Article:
Why does the U.S. Constitution spend so much time protecting criminals? Part 1

The fourth, fifth, sixth, seventh and eighth amendments to the Constitution are to protect those accused of crimes. Part 1 will explore the fourth and fifth amendments.

The first amendment (freedom of speech, press, religion and assembly) and the second amendment (right to bear arms) usually get the most attention in the media. The fourth, fifth, sixth, seventh and eighth amendments to the U.S. Constitution are to protect those accused of crimes. That is half of the Bill of Rights! Why do you think so many amendments of the Bill of Rights are to protect those accused of crimes? Why do they get so little attention today?

The following questions are meant to have a good discussion with youth about personal rights. This activity can be done within a family, as part of school activities, a 4-H club or with any group working with young people. Encourage a robust dialogue about these issues, and encourage young people to find data to back up their opinions. During the discussion, try to limit interjecting your own opinions and let the youth discuss it among themselves.

How do you think the early times of the United States were different for criminals or those accused of crimes compared to today? How do you think the law enforcement and court systems was different? Do you think the relevance of these rights have changed over time?

Have you ever been accused of something? How does that feel? Have you ever been accused of something you didn’t do?

The fourth amendment states, “The right of the people to be secure in their persons, houses, papers, and effects, against unreasonable searches and seizures, shall not be violated, and no Warrants shall issue, but upon probable cause, supported by oath or affirmation, and particularly describing the place to be searched, and the persons or things to be seized.”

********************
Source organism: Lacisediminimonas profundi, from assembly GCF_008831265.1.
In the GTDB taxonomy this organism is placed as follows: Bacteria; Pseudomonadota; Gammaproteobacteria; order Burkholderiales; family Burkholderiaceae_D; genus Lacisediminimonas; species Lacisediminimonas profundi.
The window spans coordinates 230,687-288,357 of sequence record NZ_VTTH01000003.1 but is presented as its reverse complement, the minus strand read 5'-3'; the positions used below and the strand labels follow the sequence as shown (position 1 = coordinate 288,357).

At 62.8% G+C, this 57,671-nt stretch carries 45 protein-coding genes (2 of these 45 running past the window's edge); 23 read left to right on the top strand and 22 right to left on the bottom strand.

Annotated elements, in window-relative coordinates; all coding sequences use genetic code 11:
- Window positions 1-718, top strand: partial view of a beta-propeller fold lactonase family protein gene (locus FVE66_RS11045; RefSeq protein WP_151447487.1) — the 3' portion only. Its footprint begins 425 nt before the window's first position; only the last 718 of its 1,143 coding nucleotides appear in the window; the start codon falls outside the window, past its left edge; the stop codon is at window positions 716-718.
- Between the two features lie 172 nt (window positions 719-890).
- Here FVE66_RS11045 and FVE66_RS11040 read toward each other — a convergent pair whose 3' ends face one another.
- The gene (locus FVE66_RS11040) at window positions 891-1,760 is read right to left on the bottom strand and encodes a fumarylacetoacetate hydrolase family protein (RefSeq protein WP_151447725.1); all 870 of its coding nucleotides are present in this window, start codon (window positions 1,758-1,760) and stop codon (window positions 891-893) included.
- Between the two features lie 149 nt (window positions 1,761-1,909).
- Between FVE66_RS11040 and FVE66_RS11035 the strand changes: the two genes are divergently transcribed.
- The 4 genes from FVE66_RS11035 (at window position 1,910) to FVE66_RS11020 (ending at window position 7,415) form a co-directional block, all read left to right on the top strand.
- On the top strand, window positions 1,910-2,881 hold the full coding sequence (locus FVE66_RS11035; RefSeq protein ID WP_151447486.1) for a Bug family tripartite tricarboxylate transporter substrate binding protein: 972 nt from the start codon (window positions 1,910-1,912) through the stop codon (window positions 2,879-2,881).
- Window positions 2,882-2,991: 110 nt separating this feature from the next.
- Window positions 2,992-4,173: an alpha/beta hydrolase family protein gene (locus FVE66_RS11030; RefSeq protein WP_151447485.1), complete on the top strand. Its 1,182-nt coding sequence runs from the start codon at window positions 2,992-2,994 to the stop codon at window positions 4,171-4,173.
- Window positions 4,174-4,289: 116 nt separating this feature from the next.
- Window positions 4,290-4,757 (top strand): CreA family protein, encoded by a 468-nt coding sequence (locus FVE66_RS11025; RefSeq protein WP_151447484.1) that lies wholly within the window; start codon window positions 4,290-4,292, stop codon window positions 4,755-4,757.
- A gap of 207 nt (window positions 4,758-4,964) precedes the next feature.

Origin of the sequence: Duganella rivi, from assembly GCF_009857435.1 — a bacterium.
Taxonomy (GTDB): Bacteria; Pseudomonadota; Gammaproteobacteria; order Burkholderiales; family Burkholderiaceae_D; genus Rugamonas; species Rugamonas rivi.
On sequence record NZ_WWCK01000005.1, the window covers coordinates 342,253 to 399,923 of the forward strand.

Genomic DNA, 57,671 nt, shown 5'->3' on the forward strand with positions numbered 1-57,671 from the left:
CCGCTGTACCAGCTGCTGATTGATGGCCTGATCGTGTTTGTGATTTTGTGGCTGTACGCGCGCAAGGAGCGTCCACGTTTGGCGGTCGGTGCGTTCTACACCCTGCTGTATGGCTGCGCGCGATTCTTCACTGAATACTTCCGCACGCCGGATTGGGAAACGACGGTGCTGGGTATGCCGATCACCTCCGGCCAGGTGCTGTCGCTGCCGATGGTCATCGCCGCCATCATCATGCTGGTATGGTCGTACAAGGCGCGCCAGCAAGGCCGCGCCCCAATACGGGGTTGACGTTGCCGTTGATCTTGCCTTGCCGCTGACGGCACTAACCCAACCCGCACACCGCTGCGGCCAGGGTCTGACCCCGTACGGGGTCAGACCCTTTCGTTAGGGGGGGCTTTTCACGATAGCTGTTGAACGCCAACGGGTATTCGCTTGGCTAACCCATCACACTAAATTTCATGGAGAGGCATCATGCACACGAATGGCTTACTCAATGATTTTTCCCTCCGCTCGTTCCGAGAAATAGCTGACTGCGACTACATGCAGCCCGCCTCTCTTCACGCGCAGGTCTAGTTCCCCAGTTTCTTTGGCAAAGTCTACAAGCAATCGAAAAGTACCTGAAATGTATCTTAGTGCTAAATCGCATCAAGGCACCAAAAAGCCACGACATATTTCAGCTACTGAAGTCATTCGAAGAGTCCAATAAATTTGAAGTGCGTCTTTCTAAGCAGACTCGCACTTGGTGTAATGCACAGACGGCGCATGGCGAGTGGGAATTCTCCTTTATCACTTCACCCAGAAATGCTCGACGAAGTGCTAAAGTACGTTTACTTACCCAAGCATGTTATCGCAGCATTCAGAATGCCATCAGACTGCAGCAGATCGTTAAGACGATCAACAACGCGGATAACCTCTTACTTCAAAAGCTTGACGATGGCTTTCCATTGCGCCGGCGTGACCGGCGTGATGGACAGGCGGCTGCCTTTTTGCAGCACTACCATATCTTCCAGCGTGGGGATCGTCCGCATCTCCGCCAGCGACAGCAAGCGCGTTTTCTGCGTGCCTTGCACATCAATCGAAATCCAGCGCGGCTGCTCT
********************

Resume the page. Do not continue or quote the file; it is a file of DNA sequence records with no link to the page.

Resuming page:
A simplified summary of this might be, “The police can’t look through your stuff without a pretty good reason.”

Why do you think this amendment exists? Some people interpret this amendment as a right to privacy. Do you think the amendment should cover electronic information and communication? If you aren’t doing anything wrong, what do you have to be afraid of?

When should the government have a right to search your property? Do you think this amendment ever hinders law enforcement’s ability to catch criminals?

The fifth amendment states, “No person shall be held to answer for a capital, or otherwise infamous crime, unless on a presentment or indictment of a Grand Jury, except in cases arising in the land or naval forces, or in the Militia, when in actual service in time of war or public danger; nor shall any person be subject for the same offence to be twice put in jeopardy of life or limb; nor shall be compelled in any criminal case to be a witness against himself, nor be deprived of life, liberty, or property, without due process of law; nor shall private property be taken for public use, without just compensation.”

A simplified summary of this might be, “For big crimes, a Grand Jury has to determine if you will go on trial. You can’t be put on trial twice for the same thing. You don’t have to say anything bad about yourself if you don’t want to.”

“Pleading the fifth” is often used to say you don’t have to talk when you believe something might incriminate you. Why do you think this is in our Constitution? This amendment is also where the “Miranda Rights” come from; the famous, “You have the right to remain silent…”.

Do you think those being arrested understand what that means during an intense police situation?

We will continue this “Why does the U.S. Constitution spend so much time protecting criminals? Part 2.”

Hopefully these questions will get some good discussion going about personal rights. If you have some great ideas, share them with your local county, city or township, or your state or federal legislators.

To learn about the positive impact of Michigan 4-H youth leadership, citizenship and service and global and cultural education programs, read our 2016 Impact Report: “Developing Civically Engaged Leaders.” Additional impact reports, highlighting even more ways Michigan State University Extension and Michigan 4-H have positively impacted individuals and communities in 2016, can be downloaded from the MSU Extension website.

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